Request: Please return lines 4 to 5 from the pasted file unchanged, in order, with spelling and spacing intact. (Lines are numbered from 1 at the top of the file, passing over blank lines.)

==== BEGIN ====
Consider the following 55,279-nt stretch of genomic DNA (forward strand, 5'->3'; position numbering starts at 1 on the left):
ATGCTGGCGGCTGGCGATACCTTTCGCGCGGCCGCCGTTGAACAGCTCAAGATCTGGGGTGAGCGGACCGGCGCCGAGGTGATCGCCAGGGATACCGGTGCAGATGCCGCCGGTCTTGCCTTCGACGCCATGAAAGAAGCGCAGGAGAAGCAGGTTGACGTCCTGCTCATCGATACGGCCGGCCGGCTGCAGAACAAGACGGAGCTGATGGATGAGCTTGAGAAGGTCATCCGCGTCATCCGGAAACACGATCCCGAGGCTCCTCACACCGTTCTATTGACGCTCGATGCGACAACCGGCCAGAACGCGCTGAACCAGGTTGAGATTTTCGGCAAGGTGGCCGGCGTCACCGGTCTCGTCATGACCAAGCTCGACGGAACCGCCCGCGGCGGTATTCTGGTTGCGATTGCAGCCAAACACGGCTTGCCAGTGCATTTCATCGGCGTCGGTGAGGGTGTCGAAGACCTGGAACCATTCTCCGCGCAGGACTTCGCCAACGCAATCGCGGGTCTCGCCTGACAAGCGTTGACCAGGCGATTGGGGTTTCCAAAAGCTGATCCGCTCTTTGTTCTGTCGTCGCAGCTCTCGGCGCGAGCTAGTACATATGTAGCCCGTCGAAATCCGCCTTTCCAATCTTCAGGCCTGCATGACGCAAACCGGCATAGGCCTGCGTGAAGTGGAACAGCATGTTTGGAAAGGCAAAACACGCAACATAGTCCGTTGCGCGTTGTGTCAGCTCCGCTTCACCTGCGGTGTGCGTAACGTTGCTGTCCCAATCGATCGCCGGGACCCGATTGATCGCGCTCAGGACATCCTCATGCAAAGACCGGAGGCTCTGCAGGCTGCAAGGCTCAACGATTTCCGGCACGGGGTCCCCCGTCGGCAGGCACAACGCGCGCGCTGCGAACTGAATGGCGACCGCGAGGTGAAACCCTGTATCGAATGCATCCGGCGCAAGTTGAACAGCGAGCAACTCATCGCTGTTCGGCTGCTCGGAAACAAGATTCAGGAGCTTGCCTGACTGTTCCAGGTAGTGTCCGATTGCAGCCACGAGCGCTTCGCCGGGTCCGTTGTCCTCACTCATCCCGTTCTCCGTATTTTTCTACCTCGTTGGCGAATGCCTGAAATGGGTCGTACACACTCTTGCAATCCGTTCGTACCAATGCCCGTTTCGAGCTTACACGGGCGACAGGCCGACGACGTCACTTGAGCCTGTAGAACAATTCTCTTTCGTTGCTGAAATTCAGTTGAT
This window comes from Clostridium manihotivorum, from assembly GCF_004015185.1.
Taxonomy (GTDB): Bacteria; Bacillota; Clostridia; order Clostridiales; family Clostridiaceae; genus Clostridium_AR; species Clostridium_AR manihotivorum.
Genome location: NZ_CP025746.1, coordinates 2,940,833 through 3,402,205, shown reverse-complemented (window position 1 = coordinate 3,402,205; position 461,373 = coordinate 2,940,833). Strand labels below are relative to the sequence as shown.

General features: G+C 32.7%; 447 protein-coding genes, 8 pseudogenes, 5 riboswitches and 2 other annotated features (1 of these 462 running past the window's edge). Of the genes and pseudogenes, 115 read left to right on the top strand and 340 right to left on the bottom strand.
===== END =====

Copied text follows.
Taxonomy (GTDB): Bacteria; Bacillota; Clostridia; order Clostridiales; family Clostridiaceae; genus Clostridium_AR; species Clostridium_AR manihotivorum.
Genome location: NZ_CP025746.1, coordinates 2,940,833 through 3,402,205, shown reverse-complemented (window position 1 = coordinate 3,402,205; position 461,373 = coordinate 2,940,833). Strand labels below are relative to the sequence as shown.